I'll be using extensively the terminal so this is a good time to fire up (start up) that terminal program in your Linux box. To start a Terminal or Console, try to find it under Applications --> System or Applications --> Utilities. It'll be called "Terminal" or "Console" or "Konsole".

Below is a screenshot of a terminal called "Konsole" in a distro called "Kubuntu".

GCC C compiler

To test if you have the C compiler installed, simply type the following command on a terminal or console:

gcc --version

If you don't have the compiler installed, simply install it using a package manager that comes with your distro. In a Debian-based system, you can install this easily using the terminal using the following command: (In the example below I'm installing gcc version 4.3, you can safely install other versions if you like.)

sudo apt-get install gcc-4.3


Next is to check if you already have the linker installed, please enter the command below:

ld --version

As in the compiler described above, if you don't have the linker installed, you can install it using your distro's package manager or enter the commands in the terminal:

sudo apt-get install binutils

Text editor

We're almost done... now we'll need a text editor which we'll use to write our programs. As I've mentioned above, I'm using "vim", however, you are very much welcome and encouraged to choose a text editor that you feel like using. I will make some suggestions, however.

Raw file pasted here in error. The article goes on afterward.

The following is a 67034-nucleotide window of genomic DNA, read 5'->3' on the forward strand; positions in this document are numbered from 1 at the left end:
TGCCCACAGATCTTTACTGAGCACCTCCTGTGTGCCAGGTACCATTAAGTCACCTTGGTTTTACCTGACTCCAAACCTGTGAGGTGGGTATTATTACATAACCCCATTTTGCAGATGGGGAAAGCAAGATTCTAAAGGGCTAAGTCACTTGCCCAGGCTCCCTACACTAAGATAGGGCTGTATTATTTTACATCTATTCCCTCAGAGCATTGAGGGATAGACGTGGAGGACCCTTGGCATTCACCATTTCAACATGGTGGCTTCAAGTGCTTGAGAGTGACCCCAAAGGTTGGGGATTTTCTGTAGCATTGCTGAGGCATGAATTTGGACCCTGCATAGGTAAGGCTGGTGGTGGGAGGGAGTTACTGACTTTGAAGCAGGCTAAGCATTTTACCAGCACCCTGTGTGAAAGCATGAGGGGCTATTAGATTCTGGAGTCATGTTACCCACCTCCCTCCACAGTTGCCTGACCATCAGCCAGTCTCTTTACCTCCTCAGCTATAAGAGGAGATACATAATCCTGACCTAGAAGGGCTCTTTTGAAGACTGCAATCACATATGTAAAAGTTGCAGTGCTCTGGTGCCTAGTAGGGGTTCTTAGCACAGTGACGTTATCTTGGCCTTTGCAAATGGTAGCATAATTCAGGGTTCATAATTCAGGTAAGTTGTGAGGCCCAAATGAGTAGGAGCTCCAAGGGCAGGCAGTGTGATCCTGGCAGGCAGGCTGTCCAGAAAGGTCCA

I would choose an editor with the following features:

  1. Syntax highlighting - Since you'll be writing C programs, it'd be helpful if the editor can colorize or highlight certain words (aka "syntax") in our program. This will help us prevent some really common typing mistakes.
  2. Light-weight - You will most likely be switching between your editor and the terminal to run your programs as you progress therefore you would want an editor that's not processor-heavy and memory-hungry; unless of course you have tons of CPU and memory power at your disposal.
  3. Built-in compile and run functions - Most editors designed for programmers will have a feature that allows you to compile and run your programs from within the editor itself. Most of these editors are called "IDE" or Integrated Development Environment. You'll have the advantage of not having to switch between your editor and terminal when programming which eases your life a bit.
  4. Powerful search functions - As your program gets longer, it'll help you a lot if you can quickly and flexibly search through your code. Some editors also offer a function that lets you jump to a certain line number in your code. And most editors even offer a search and replace function which replaces some text automatically.
  5. Macros support - This is an advanced feature that you might not use at the start. However as you get more experienced with writing code, you'll notice that often you will be constantly repeating some keystrokes in various lines of your code. A "macro" is a function that allows you to save those keystrokes so that you can replay them on a different line in your code; a real time-saver.

Some of the popular text editor of choice when programming C:

  1. ViM -
  2. Geany -
  3. Nano -
  4. Eclipse -
  5. Emacs -

All good!

So there you have it! I hope this hub has helped you get ready for C programming in Linux. (...and the sleepless nights ahead... just kidding!)